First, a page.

The site is 390m (1230 feet) above sea level and is the largest war memorial in Ulster. The monument is a 110-foot (34 m)-high basalt obelisk and is a replica of the Wellington Monument in Phoenix Park, Dublin, although is exactly half the height.
The Monument's inscription was adapted from the hymn “O Valiant Hearts" by John S. Arkwright. It reads:
“NOBLY YOU FOUGHT, YOUR KNIGHTLY VIRTUE PROVED
YOUR MEMORY HALLOWED IN THE LAND YOU LOVED.”
A committee was set up with Mr Henry Barton, the High Sheriff of County Antrim, as secretary to raise £25,000 to erect an obelisk in local basalt, with bronze panels listing the names of all those from Co. Antrim who had died in the Great War. The foundation stone was laid on 7 October 1922, but financial difficulties delayed work for a decade. Following Mr Barton's death in 1935, Antrim Rural District Council were asked to adopt the monument and oversee its completion. It was eventually completed in 1936.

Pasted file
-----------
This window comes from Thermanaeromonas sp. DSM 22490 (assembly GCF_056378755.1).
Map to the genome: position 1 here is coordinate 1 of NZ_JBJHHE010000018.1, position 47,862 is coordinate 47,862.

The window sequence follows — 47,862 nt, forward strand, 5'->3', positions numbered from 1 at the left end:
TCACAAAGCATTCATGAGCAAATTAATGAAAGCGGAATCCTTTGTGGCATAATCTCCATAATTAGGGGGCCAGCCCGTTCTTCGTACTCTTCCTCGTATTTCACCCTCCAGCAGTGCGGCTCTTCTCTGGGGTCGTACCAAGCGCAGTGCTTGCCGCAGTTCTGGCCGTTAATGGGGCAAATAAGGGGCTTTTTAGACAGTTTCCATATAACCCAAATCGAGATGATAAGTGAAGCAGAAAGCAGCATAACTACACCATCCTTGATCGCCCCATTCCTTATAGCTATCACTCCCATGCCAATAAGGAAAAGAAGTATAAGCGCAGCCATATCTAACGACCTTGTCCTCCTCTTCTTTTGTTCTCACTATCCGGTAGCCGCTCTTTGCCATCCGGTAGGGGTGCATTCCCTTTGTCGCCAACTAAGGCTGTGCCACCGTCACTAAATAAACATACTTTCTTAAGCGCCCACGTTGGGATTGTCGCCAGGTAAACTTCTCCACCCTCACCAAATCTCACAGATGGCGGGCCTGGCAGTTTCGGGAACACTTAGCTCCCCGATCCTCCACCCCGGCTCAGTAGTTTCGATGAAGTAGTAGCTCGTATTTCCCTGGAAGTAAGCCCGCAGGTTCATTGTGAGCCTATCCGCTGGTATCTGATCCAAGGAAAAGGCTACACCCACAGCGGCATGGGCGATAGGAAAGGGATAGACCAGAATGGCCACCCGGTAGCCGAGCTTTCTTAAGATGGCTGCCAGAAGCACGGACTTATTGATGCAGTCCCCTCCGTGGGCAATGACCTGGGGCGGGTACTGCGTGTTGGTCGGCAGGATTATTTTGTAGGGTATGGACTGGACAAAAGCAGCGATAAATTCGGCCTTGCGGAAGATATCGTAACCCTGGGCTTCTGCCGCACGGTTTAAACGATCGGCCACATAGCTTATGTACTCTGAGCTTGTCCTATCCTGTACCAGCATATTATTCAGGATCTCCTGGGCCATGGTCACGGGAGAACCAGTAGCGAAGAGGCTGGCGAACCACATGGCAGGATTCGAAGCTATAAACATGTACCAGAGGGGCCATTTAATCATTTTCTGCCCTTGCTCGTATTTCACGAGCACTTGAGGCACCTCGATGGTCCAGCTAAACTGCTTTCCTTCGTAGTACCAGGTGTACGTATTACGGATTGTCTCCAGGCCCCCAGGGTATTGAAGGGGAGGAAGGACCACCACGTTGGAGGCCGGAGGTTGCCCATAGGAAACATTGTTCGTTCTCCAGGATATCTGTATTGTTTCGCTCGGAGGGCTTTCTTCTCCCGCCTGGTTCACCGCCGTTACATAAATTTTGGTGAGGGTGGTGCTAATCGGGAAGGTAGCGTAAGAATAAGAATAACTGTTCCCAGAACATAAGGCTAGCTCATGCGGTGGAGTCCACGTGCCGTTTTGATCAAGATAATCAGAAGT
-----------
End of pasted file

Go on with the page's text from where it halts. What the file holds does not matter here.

Following the Second World War the memorial was dedicated to the fallen of both wars. It was refurbished in 1985 and again in 2006, taking three months and with all 10 Local Councils in County Antrim contributing £1,500 to the total cost of £50,000 of work, although it is sited on Carrickfergus Borough Council's ground. On 5 November 2006, the refurbished memorial was unveiled by the Lord Lieutenant of County Antrim, Lord O’Neill and rededicated by Rev. Canon E. J. Moore, T.D., M.A. The word "Knock-agh"is derived from the Irish and means "Hill Place".
- Ulster War Memorials
- "Councils unite to repair memorial". BBC News NI (3 November 2006). 3 November 2006. Retrieved 2008-06-19.